Fabrication of Bragg gratings in mPOFs with the phase mask technique is a time consuming process. In mPOFs exposure times from 60 to 270 minutes have been reported [8, 9, 21], for up to 10 mm long gratings, while for the step index fibers times are shorter and typically amount to 45 to 100 minutes [5, 8, 9] with the lowest inscription time reported being approximately 20 minutes . The writing time can be reduced by doping the fiber  but doped fibers are more difficult to fabricate, the transmission loss increases and they are less suitable for in-vivo biosensing. In this work we report on the fabrication of FBGs using the phase mask technique in mPOFs having a reflection peak strengths of up to 26 dB and written in less than 7 minutes. Short writing time is important for grating stability and is an important step towards (commercial) on-draw tower writing of FBG in mPOFs. The fabricated gratings have a reflection peak at 632.6 nm on average and are written into a 3-ring PMMA single mode mPOF fabricated at DTU Fotonik.
2. FBG writing setup
The technique we use for inscribing FBGs is the most commonly used phase mask writing technique. A 30 mW HeCd CW laser (IK5751I-G from Kimmon) operating at 325 nm is used for grating inscription. The laser light with a circular Gaussian beam profile and a diameter of approximately 3 mm, was directed through a series of 4 mirrors arriving at the focusing lens. The focusing lens is a plano-convex cylindrical lens (LJ4862-UV from Thorlabs) with a focal length of 25 mm, however the operational backfocal length was found to be 18.65 mm at 325 nm. The lens is focusing the beam through the phase mask down on to the fiber, which was lying about 100 µm below the phase mask. The focal line width was calculated to be about 4 µm. The phase mask has a size of 30 mm x 25 mm x 2 mm, a uniform pitch of 424.84 nm and was custom made by Ibsen Photonics, claiming less than 15% transmission in the 0th order, for writing of 650 nm FBGs using 325 nm laser light.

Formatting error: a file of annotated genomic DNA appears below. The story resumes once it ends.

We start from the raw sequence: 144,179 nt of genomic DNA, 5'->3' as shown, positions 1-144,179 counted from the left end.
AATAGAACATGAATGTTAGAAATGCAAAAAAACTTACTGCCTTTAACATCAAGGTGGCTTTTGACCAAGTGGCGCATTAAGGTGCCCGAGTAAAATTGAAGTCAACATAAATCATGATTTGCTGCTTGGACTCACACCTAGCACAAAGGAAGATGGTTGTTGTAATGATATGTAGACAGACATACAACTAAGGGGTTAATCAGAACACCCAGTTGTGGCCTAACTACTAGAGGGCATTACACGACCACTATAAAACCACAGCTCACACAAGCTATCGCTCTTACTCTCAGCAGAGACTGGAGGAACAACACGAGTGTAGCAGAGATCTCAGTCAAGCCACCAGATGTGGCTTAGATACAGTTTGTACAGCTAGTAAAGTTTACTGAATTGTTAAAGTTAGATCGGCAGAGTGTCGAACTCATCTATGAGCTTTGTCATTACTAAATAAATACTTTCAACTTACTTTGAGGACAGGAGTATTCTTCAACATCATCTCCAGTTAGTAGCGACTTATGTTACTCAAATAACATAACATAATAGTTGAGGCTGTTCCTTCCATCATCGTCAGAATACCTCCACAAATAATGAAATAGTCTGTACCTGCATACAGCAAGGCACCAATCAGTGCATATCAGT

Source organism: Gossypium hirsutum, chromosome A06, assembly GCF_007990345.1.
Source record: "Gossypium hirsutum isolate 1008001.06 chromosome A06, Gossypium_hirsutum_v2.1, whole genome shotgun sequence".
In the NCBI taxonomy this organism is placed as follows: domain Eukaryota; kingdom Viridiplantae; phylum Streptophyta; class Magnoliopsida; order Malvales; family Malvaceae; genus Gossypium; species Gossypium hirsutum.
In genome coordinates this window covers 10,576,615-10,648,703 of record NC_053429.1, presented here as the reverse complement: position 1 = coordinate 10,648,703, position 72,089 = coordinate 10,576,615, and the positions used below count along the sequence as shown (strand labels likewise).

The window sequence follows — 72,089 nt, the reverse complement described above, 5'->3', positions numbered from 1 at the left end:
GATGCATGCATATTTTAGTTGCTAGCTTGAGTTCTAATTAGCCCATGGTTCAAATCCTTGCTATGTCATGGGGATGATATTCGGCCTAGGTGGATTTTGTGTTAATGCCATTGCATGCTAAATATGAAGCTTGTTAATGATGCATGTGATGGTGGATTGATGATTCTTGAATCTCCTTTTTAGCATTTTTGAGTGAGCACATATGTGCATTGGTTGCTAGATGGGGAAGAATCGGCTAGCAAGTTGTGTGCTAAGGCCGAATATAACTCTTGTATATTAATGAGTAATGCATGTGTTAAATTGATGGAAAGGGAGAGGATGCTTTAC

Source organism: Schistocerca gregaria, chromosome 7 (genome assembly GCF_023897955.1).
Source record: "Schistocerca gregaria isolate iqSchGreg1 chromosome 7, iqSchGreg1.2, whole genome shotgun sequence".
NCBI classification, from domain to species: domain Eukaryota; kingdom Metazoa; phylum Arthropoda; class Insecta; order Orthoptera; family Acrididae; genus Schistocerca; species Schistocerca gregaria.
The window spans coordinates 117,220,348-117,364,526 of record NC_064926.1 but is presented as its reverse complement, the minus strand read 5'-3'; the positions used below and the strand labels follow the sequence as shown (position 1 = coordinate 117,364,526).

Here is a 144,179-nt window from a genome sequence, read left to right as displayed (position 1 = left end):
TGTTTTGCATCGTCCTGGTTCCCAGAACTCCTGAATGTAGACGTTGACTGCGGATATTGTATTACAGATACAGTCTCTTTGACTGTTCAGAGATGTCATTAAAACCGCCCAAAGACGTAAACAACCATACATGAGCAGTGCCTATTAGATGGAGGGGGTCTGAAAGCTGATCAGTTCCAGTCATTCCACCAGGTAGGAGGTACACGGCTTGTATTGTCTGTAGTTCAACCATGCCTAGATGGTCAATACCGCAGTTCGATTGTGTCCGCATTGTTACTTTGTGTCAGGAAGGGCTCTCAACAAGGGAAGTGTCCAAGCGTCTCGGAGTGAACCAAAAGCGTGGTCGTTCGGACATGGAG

A sketch of the setup can be seen in Fig. 1. In order to find the optimal distance between the lens and the phase mask, a slide of fused silica glass with the same dimensions as the phase mask was obtained from Ibsen Photonics. The silica glass was used to create a mirror; approximately 25 nm thick layer of Aluminum was deposited on one side of silica glass using e-beam deposition. The mirror was used to focus the beam precisely at the bottom of the silica glass, which was visible in the backreflection by matching the original and reflected beams on a pinhole paper attached to one of the mirrors. After removing the silica glass mirror and placing the phase mask back in the holder, the focus was shifted an additional approx. 175 µm further down, which is the optical distance between the phase mask and the core of the fiber.